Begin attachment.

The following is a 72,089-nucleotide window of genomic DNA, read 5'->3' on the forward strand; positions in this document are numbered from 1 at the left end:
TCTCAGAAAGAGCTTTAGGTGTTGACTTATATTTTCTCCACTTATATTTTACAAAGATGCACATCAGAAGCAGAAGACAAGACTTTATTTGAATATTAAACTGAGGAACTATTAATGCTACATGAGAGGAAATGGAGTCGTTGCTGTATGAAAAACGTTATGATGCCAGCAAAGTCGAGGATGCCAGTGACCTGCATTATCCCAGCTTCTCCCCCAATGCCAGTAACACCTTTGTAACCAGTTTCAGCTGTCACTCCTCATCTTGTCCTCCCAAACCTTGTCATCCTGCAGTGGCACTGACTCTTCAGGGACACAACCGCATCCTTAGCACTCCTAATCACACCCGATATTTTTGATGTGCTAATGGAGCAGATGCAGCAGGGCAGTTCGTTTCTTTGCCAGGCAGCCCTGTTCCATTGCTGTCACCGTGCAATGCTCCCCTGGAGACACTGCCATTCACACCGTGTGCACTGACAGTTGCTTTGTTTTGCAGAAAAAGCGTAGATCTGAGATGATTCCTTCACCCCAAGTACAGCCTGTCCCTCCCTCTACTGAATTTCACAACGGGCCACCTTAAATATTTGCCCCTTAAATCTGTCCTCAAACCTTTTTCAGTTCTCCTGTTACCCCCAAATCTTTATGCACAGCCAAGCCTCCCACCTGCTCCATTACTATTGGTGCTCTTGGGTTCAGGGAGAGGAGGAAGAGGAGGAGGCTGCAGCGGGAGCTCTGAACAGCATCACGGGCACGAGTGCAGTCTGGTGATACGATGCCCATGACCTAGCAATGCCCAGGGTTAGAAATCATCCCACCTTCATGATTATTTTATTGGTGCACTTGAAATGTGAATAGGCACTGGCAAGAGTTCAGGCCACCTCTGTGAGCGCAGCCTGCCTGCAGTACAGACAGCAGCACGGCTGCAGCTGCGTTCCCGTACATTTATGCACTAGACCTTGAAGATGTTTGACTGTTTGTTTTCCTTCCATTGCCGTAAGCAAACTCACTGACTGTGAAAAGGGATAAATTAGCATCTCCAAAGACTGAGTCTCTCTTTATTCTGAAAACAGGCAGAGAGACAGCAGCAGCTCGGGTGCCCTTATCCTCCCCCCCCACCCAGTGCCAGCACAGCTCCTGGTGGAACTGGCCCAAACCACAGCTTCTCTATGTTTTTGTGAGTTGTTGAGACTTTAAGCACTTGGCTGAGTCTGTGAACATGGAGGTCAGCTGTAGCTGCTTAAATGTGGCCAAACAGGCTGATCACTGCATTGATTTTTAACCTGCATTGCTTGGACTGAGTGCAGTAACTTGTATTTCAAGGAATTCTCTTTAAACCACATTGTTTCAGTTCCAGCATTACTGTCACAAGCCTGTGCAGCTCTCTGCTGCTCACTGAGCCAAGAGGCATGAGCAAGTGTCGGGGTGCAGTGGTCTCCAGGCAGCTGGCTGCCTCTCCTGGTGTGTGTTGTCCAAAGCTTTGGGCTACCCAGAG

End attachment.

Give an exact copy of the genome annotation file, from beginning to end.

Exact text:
The following is a 72,089-nucleotide window of genomic DNA, read 5'->3' on the forward strand; positions in this document are numbered from 1 at the left end:
TCTCAGAAAGAGCTTTAGGTGTTGACTTATATTTTCTCCACTTATATTTTACAAAGATGCACATCAGAAGCAGAAGACAAGACTTTATTTGAATATTAAACTGAGGAACTATTAATGCTACATGAGAGGAAATGGAGTCGTTGCTGTATGAAAAACGTTATGATGCCAGCAAAGTCGAGGATGCCAGTGACCTGCATTATCCCAGCTTCTCCCCCAATGCCAGTAACACCTTTGTAACCAGTTTCAGCTGTCACTCCTCATCTTGTCCTCCCAAACCTTGTCATCCTGCAGTGGCACTGACTCTTCAGGGACACAACCGCATCCTTAGCACTCCTAATCACACCCGATATTTTTGATGTGCTAATGGAGCAGATGCAGCAGGGCAGTTCGTTTCTTTGCCAGGCAGCCCTGTTCCATTGCTGTCACCGTGCAATGCTCCCCTGGAGACACTGCCATTCACACCGTGTGCACTGACAGTTGCTTTGTTTTGCAGAAAAAGCGTAGATCTGAGATGATTCCTTCACCCCAAGTACAGCCTGTCCCTCCCTCTACTGAATTTCACAACGGGCCACCTTAAATATTTGCCCCTTAAATCTGTCCTCAAACCTTTTTCAGTTCTCCTGTTACCCCCAAATCTTTATGCACAGCCAAGCCTCCCACCTGCTCCATTACTATTGGTGCTCTTGGGTTCAGGGAGAGGAGGAAGAGGAGGAGGCTGCAGCGGGAGCTCTGAACAGCATCACGGGCACGAGTGCAGTCTGGTGATACGATGCCCATGACCTAGCAATGCCCAGGGTTAGAAATCATCCCACCTTCATGATTATTTTATTGGTGCACTTGAAATGTGAATAGGCACTGGCAAGAGTTCAGGCCACCTCTGTGAGCGCAGCCTGCCTGCAGTACAGACAGCAGCACGGCTGCAGCTGCGTTCCCGTACATTTATGCACTAGACCTTGAAGATGTTTGACTGTTTGTTTTCCTTCCATTGCCGTAAGCAAACTCACTGACTGTGAAAAGGGATAAATTAGCATCTCCAAAGACTGAGTCTCTCTTTATTCTGAAAACAGGCAGAGAGACAGCAGCAGCTCGGGTGCCCTTATCCTCCCCCCCCACCCAGTGCCAGCACAGCTCCTGGTGGAACTGGCCCAAACCACAGCTTCTCTATGTTTTTGTGAGTTGTTGAGACTTTAAGCACTTGGCTGAGTCTGTGAACATGGAGGTCAGCTGTAGCTGCTTAAATGTGGCCAAACAGGCTGATCACTGCATTGATTTTTAACCTGCATTGCTTGGACTGAGTGCAGTAACTTGTATTTCAAGGAATTCTCTTTAAACCACATTGTTTCAGTTCCAGCATTACTGTCACAAGCCTGTGCAGCTCTCTGCTGCTCACTGAGCCAAGAGGCATGAGCAAGTGTCGGGGTGCAGTGGTCTCCAGGCAGCTGGCTGCCTCTCCTGGTGTGTGTTGTCCAAAGCTTTGGGCTACCCAGAG